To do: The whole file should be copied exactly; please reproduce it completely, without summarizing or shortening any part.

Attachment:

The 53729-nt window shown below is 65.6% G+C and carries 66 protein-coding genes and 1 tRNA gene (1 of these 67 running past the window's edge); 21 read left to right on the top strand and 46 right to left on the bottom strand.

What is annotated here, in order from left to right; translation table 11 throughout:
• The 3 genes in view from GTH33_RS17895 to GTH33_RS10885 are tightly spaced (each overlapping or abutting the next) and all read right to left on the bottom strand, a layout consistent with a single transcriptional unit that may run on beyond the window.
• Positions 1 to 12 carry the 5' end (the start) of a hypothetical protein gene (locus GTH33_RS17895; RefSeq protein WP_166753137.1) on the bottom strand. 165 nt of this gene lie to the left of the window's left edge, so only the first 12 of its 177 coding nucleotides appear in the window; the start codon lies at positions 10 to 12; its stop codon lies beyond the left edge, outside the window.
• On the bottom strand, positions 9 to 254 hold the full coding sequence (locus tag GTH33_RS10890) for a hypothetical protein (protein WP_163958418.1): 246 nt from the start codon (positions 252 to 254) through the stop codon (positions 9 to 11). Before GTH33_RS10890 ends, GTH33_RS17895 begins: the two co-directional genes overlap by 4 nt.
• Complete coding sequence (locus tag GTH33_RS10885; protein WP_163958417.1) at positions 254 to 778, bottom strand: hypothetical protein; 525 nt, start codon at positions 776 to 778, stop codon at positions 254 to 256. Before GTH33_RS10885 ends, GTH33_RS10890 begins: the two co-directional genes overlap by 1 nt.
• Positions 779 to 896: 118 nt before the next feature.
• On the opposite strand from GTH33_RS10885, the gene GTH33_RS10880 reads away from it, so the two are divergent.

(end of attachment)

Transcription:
The 53729-nt window shown below is 65.6% G+C and carries 66 protein-coding genes and 1 tRNA gene (1 of these 67 running past the window's edge); 21 read left to right on the top strand and 46 right to left on the bottom strand.

What is annotated here, in order from left to right; translation table 11 throughout:
• The 3 genes in view from GTH33_RS17895 to GTH33_RS10885 are tightly spaced (each overlapping or abutting the next) and all read right to left on the bottom strand, a layout consistent with a single transcriptional unit that may run on beyond the window.
• Positions 1 to 12 carry the 5' end (the start) of a hypothetical protein gene (locus GTH33_RS17895; RefSeq protein WP_166753137.1) on the bottom strand. 165 nt of this gene lie to the left of the window's left edge, so only the first 12 of its 177 coding nucleotides appear in the window; the start codon lies at positions 10 to 12; its stop codon lies beyond the left edge, outside the window.
• On the bottom strand, positions 9 to 254 hold the full coding sequence (locus tag GTH33_RS10890) for a hypothetical protein (protein WP_163958418.1): 246 nt from the start codon (positions 252 to 254) through the stop codon (positions 9 to 11). Before GTH33_RS10890 ends, GTH33_RS17895 begins: the two co-directional genes overlap by 4 nt.
• Complete coding sequence (locus tag GTH33_RS10885; protein WP_163958417.1) at positions 254 to 778, bottom strand: hypothetical protein; 525 nt, start codon at positions 776 to 778, stop codon at positions 254 to 256. Before GTH33_RS10885 ends, GTH33_RS10890 begins: the two co-directional genes overlap by 1 nt.
• Positions 779 to 896: 118 nt before the next feature.
• On the opposite strand from GTH33_RS10885, the gene GTH33_RS10880 reads away from it, so the two are divergent.